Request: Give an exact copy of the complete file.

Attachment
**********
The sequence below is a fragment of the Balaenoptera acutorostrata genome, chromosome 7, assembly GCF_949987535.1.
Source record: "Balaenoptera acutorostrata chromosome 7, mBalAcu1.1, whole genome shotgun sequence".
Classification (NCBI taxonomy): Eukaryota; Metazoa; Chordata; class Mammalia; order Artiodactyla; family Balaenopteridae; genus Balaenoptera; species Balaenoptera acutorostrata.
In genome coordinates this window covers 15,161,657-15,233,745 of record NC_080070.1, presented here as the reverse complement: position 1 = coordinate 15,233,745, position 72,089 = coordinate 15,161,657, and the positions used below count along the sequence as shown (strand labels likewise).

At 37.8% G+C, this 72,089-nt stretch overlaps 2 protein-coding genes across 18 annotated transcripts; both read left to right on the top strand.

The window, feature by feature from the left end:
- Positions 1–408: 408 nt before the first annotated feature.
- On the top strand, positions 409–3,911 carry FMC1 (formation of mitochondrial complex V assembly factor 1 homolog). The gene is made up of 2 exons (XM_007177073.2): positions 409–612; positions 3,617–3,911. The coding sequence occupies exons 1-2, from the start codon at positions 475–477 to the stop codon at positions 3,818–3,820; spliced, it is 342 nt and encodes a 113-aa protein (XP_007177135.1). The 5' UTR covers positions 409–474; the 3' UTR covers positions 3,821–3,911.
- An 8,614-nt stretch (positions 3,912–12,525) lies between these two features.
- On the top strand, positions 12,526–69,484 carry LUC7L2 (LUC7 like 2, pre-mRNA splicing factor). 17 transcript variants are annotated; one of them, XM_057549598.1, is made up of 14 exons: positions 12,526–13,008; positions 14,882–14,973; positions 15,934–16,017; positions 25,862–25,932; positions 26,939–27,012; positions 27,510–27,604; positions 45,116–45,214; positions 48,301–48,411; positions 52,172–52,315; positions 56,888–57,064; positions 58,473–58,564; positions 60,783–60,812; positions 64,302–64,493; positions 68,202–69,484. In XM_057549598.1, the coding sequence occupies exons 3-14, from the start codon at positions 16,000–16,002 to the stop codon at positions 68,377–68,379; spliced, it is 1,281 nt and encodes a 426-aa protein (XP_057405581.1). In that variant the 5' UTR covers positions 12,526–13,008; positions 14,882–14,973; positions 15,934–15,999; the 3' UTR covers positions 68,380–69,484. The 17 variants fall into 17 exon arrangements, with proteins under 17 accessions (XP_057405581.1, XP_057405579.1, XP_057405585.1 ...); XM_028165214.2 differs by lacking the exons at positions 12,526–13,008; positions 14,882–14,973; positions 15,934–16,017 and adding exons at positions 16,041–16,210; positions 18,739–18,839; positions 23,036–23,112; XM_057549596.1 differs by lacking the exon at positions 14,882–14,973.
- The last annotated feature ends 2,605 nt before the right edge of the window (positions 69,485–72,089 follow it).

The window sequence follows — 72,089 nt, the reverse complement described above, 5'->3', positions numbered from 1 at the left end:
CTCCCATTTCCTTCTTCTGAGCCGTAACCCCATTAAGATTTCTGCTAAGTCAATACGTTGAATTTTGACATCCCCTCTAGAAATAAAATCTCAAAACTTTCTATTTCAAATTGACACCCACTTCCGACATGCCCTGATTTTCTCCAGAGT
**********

The sequence below is a fragment of the Balaenoptera acutorostrata genome, chromosome 7, assembly GCF_949987535.1.
Source record: "Balaenoptera acutorostrata chromosome 7, mBalAcu1.1, whole genome shotgun sequence".
Classification (NCBI taxonomy): Eukaryota; Metazoa; Chordata; class Mammalia; order Artiodactyla; family Balaenopteridae; genus Balaenoptera; species Balaenoptera acutorostrata.
In genome coordinates this window covers 15,161,657-15,233,745 of record NC_080070.1, presented here as the reverse complement: position 1 = coordinate 15,233,745, position 72,089 = coordinate 15,161,657, and the positions used below count along the sequence as shown (strand labels likewise).

At 37.8% G+C, this 72,089-nt stretch overlaps 2 protein-coding genes across 18 annotated transcripts; both read left to right on the top strand.

The window, feature by feature from the left end:
- Positions 1–408: 408 nt before the first annotated feature.
- On the top strand, positions 409–3,911 carry FMC1 (formation of mitochondrial complex V assembly factor 1 homolog). The gene is made up of 2 exons (XM_007177073.2): positions 409–612; positions 3,617–3,911. The coding sequence occupies exons 1-2, from the start codon at positions 475–477 to the stop codon at positions 3,818–3,820; spliced, it is 342 nt and encodes a 113-aa protein (XP_007177135.1). The 5' UTR covers positions 409–474; the 3' UTR covers positions 3,821–3,911.
- An 8,614-nt stretch (positions 3,912–12,525) lies between these two features.
- On the top strand, positions 12,526–69,484 carry LUC7L2 (LUC7 like 2, pre-mRNA splicing factor). 17 transcript variants are annotated; one of them, XM_057549598.1, is made up of 14 exons: positions 12,526–13,008; positions 14,882–14,973; positions 15,934–16,017; positions 25,862–25,932; positions 26,939–27,012; positions 27,510–27,604; positions 45,116–45,214; positions 48,301–48,411; positions 52,172–52,315; positions 56,888–57,064; positions 58,473–58,564; positions 60,783–60,812; positions 64,302–64,493; positions 68,202–69,484. In XM_057549598.1, the coding sequence occupies exons 3-14, from the start codon at positions 16,000–16,002 to the stop codon at positions 68,377–68,379; spliced, it is 1,281 nt and encodes a 426-aa protein (XP_057405581.1). In that variant the 5' UTR covers positions 12,526–13,008; positions 14,882–14,973; positions 15,934–15,999; the 3' UTR covers positions 68,380–69,484. The 17 variants fall into 17 exon arrangements, with proteins under 17 accessions (XP_057405581.1, XP_057405579.1, XP_057405585.1 ...); XM_028165214.2 differs by lacking the exons at positions 12,526–13,008; positions 14,882–14,973; positions 15,934–16,017 and adding exons at positions 16,041–16,210; positions 18,739–18,839; positions 23,036–23,112; XM_057549596.1 differs by lacking the exon at positions 14,882–14,973.
- The last annotated feature ends 2,605 nt before the right edge of the window (positions 69,485–72,089 follow it).

The window sequence follows — 72,089 nt, the reverse complement described above, 5'->3', positions numbered from 1 at the left end:
CTCCCATTTCCTTCTTCTGAGCCGTAACCCCATTAAGATTTCTGCTAAGTCAATACGTTGAATTTTGACATCCCCTCTAGAAATAAAATCTCAAAACTTTCTATTTCAAATTGACACCCACTTCCGACATGCCCTGATTTTCTCCAGAGT